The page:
Macular degeneration is the leading cause of blindness in Americans over 65 years of age, and approximately 200,000 new cases are diagnosed each year. AMD stands for “Age-related Macular Degeneration,” and it’s a foreboding diagnosis and a difficult one to stomach. Once it has been diagnosed, treatments aim to slow the progression because a cure has not yet been discovered. AMD affects about 15 million Americans.
There are two types of macular degeneration: “wet” and “dry.” Dry macular degeneration is the first phase of the disease, and approximately 10% of patients diagnosed with it will progress to wet macular degeneration, a more serious stage of the disease. The macula (also known as the fovea) is a tiny portion at the back of your eye, a 1mm spot on the retina, that is responsible for the majority of your eyesight called central vision. Because the macula is responsible for high visually detailed vision, it has a very dense concentration of cells. In AMD, some or all of the macular cells degenerate and die. As a result, the corresponding parts of the eyesight for which they’re responsible no longer register vision. Though AMD takes away from central vision, sufferers can still perceive motion and “see” using their peripheral vision.
Wet macular degeneration is the combination of dry AMD plus the growth of new, unwanted blood vessels in the macula. The body thinks it needs to supply more oxygen to the areas of the macula that have died, and it compensates by growing new blood vessels in the macular area. These blood vessels are often weak and have a tendency to leak. When one or more of these fragile vessels rupture, spilling blood into the macula, the effect on eyesight is devastating. These leaks in the retina obscure eyesight wherever the blood and fluid go.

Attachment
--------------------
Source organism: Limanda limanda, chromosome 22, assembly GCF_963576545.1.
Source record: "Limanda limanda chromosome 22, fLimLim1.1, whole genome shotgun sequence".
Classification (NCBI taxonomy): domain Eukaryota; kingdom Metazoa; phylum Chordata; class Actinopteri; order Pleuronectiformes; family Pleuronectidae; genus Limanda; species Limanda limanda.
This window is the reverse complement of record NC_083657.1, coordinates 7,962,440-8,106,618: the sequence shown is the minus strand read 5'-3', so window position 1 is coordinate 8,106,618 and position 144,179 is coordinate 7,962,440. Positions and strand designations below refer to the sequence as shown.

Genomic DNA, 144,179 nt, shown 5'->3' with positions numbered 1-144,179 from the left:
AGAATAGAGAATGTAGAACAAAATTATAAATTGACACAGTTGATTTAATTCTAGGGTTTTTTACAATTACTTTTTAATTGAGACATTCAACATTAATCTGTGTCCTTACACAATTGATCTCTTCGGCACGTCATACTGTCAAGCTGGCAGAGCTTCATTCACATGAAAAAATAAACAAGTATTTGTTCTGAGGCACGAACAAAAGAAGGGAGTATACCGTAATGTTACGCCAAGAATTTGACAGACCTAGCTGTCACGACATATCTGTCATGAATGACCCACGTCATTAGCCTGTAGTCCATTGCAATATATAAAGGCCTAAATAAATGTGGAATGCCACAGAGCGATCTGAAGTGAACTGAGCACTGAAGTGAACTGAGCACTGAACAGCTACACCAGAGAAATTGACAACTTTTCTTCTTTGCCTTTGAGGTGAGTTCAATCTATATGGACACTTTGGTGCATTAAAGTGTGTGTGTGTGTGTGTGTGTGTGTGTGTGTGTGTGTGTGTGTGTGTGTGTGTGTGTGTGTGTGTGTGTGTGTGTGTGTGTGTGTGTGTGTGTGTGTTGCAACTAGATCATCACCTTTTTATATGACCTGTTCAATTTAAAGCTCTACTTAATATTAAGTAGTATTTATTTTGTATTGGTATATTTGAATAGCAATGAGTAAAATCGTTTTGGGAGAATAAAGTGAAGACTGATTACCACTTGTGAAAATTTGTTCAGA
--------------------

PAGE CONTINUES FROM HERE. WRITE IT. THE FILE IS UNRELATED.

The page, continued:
Potential Risk Factors for Macular Degeneration:
- Patient’s Age
- Family History of Macular Degeneration
- Gender: women are slightly more at risk than men
- Race: Caucasians have elevated risk
- Ultraviolet (UV) light exposure
- Diet lacking proper nutrition
Potential treatments for Macular Degeneration:
While there is no available cure for AMD, treatment can sometimes help diminish the negative effects and delay the disease’s progression.
- Wearing sunglasses (UV protection)
- Taking vitamin supplements (as recommended by your eye doctor)
- Quitting smoking
- Injectable medications
- Other medications (some available, many others currently under research
- Low vision aids (optical and digital)
The team of optometrists at Primary Eyecare are fully trained to diagnose and help treat macular degeneration. If you have questions, or if you’d like to request an appointment, please contact us today!